September 24, 2023

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Iran becoming more accessible despite tension with West

TEHRAN – Despite numerous travel warnings and periodic condemnation by Western governments, Iran continues to attract adventurous international visitors, including those interested in the ancient Persian Empire, the Nikkei wrote on Thursday.

In travel blogs and on social media, foreign tourists typically praise the country’s cuisine and its hospitable people, as well as praising the country’s architectural landmarks and beautiful landscapes, the Tokyo-based paper said.

Nowadays, many opt to travel to renowned destinations such as Shiraz, famous for its poetic atmosphere, and Isfahan, one of the most important architectural centers in the Islamic world.

In the post-pandemic era, however, travel trends suggest that increasing numbers of travelers are venturing to more remote areas, which remain accessible in spite of renewed warnings against travel to Iran.

According to a May 2023 report by Statista, a German data provider, 4.1 million foreign tourists visited Iran in 2022, up from 990,000 in 2021. But Iran’s Ministry of Tourism and Cultural Heritage says that 8.83 million international visitors arrived in 2019, the last full year before the pandemic, suggesting that significant further post-COVID-19 growth is likely.

Iran boasts 26 UNESCO World Heritage sites, including Persepolis which is situated near Shiraz, Naqsh-e Jahan Square in Isfahan, the Historic City of Yazd, and Golestan Palace in Tehran.

“But to explore the accessibility of more remote destinations for foreigners, I recently traveled to the Aras UNESCO Global Geopark on Iran’s northwestern border — a site that does not immediately pop up in searches for key destinations.” One of the main historical attractions is the Saint Stephanos Monastery, dating to the ninth century, which serves Christians in the Iranian diocese of Atirpatakan, the oldest in the worldwide Armenian Apostolic Church.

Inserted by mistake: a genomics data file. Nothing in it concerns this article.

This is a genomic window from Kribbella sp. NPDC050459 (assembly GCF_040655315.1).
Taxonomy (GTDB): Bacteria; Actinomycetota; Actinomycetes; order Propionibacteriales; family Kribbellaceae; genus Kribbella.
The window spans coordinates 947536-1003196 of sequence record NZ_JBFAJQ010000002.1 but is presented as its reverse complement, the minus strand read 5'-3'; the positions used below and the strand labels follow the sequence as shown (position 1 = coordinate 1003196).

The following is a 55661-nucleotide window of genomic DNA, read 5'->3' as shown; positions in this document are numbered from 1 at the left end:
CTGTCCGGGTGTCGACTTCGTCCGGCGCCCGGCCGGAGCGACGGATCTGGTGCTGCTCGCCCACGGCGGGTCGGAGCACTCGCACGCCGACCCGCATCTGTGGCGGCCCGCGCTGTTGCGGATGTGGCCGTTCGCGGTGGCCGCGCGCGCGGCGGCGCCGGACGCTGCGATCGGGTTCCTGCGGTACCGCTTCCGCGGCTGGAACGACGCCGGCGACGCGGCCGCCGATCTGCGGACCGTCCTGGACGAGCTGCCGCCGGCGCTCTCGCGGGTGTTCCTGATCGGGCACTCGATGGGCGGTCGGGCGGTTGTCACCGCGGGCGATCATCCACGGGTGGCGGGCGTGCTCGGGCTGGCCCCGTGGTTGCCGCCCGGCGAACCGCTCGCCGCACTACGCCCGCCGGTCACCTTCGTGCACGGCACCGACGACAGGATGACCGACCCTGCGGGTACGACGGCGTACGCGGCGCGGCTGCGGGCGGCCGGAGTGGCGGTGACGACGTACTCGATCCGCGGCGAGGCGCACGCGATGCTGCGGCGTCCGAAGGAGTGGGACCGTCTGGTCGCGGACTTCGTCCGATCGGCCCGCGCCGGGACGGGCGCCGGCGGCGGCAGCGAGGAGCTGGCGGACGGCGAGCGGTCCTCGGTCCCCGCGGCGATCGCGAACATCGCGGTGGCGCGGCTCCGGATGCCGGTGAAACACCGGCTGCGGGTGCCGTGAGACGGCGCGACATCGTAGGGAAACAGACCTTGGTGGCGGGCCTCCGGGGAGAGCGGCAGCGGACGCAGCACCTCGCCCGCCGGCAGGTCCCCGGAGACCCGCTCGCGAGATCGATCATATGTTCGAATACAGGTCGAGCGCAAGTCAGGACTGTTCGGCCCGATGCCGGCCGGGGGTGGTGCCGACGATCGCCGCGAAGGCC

“The faithful we serve are not immigrants or newcomers to this area but rather native residents whose ancestors were born here and have been living on these lands for many centuries,” Archbishop Krikor Chiftjian told Nikkei Asia.

For many international visitors, visiting Iran is fairly simple, despite Western discouragement. Citizens of 180 countries are eligible for 30-day visas on arrival.

It can be difficult to find a direct flight, however, especially for travelers from East Asia, Europe, and North America. Qatar Airways, Emirates, and Turkish Airways serve Iranian destinations, but flights can be expensive.

For many Westerners who judge the county based on what they have learned from their purposeful media outlets, Iran may be indelibly associated with protests and disputes with other countries.

Though, everyday life in the Islamic Republic is usually tranquil and rewarding for those who are curious enough to explore the country firsthand.

Spectacular landscapes, architectural gems, pristine forests, endangered animals, and internationally important geology are all waiting for those prepared to look behind the headlines.


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